If a family or young person’s problems worsen whilst you are waiting to hear the outcome from a referral, contact the CAMHS team and provide them with an update. In cases where someone’s safety may be at risk, either as a result of self-harm, potential harm to others or child protection issues, please contact the relevant agency immediately and directly (for example, accident and emergency (A&E), police, social care).

Routine outcome

Once a referral has been accepted at CAMHS, we sometimes ask professionals involved in families lives to fill out Routine Outcome Measures. These questionnaires will help us understand families from the professionals’ perspective.

What do we do?

The Child and Adolescent Mental Health Services (CAMHS) helps young people and their families when their thoughts and feelings overwhelm them.

At times, many parents and young people feel stressed, anxious, down or angry. Sometimes these feelings can get in the way of coping with everyday life. This struggle to cope can show itself in many ways, such as angry outbursts, feelings of helplessness, struggles to get to work or school, and problems in getting on with one another.

If this happens, one place that you can get some help from is your local CAMHS. The people in CAMHS mostly work in clinics or hospitals.

They work to help young people and their families to find ways to cope with these stressful emotions.

becoming a foundation trust

What is mental health?

Mental health includes our emotional, physical, and social well-being.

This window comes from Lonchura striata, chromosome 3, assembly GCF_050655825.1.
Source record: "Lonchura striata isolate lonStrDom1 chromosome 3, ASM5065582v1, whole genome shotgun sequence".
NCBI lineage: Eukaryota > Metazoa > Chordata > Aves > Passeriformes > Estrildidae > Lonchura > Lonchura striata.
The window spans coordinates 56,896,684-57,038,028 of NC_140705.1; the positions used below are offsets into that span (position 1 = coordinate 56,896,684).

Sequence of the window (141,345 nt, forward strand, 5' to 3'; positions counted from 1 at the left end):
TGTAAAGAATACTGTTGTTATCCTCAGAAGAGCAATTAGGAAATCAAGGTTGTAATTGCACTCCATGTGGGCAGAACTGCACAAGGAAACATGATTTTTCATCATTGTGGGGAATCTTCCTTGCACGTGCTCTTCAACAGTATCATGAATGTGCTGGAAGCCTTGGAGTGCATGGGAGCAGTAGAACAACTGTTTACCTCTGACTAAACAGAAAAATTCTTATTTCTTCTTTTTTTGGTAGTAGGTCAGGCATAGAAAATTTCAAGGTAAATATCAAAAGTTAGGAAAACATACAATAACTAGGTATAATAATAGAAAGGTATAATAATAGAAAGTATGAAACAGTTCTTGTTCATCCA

It affects how we think, feel, and act. It also helps determine how we handle stress, relate to others, and make choices.

Mental health is important at every stage of life, from childhood and adolescence through adulthood.

During your life, if you experience mental health problems, your thinking, mood, and behavior could be affected. Many factors contribute to mental health problems, including:

  • Biological factors, such as genes or brain chemistry
  • Life experiences, such as trauma or abuse
  • Family history of mental health problems

Mental health problems are common, but there is help. People with mental health problems do get better and many recover completely.

CAMHS exists to help children and their families facing mental health problems.

Help in an emergency

If you are an existing patient of the Trust's services and your condition deteriorates, contact:

  • your care co-ordinator (during office hours)

  • Crisis Line on 0800 028 8000 (5 pm - 9 am Monday to Friday, 24 hours Saturday and Sunday).

if you're feeling in extreme crisis right now and you think you may act on suicidal feelings, or you have seriously harmed yourself:

  • go to any hospital A&E department and ask for help (if you need to, you can call 999 and ask for an ambulance)

  • contact the Samaritans on 08457 90 90 90 (they're there to listen).

Mind have a leaflet which has a lot of information on avalaible help.